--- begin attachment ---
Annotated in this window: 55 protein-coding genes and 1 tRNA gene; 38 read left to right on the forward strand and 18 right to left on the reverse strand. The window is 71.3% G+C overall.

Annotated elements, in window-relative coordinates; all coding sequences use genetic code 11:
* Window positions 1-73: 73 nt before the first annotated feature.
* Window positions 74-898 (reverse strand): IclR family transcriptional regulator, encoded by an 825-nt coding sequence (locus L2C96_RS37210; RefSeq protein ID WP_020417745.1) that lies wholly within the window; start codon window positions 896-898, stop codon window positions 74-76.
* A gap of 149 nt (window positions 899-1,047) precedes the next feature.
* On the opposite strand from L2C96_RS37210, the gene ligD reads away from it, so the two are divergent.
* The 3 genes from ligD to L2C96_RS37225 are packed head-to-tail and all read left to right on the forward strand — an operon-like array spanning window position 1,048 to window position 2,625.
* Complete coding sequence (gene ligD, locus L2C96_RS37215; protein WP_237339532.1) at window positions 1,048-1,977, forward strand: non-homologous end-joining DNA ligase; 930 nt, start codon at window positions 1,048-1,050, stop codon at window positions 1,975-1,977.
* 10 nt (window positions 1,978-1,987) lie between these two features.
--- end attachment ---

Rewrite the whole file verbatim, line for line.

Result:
Annotated in this window: 55 protein-coding genes and 1 tRNA gene; 38 read left to right on the forward strand and 18 right to left on the reverse strand. The window is 71.3% G+C overall.

Annotated elements, in window-relative coordinates; all coding sequences use genetic code 11:
* Window positions 1-73: 73 nt before the first annotated feature.
* Window positions 74-898 (reverse strand): IclR family transcriptional regulator, encoded by an 825-nt coding sequence (locus L2C96_RS37210; RefSeq protein ID WP_020417745.1) that lies wholly within the window; start codon window positions 896-898, stop codon window positions 74-76.
* A gap of 149 nt (window positions 899-1,047) precedes the next feature.
* On the opposite strand from L2C96_RS37210, the gene ligD reads away from it, so the two are divergent.
* The 3 genes from ligD to L2C96_RS37225 are packed head-to-tail and all read left to right on the forward strand — an operon-like array spanning window position 1,048 to window position 2,625.
* Complete coding sequence (gene ligD, locus L2C96_RS37215; protein WP_237339532.1) at window positions 1,048-1,977, forward strand: non-homologous end-joining DNA ligase; 930 nt, start codon at window positions 1,048-1,050, stop codon at window positions 1,975-1,977.
* 10 nt (window positions 1,978-1,987) lie between these two features.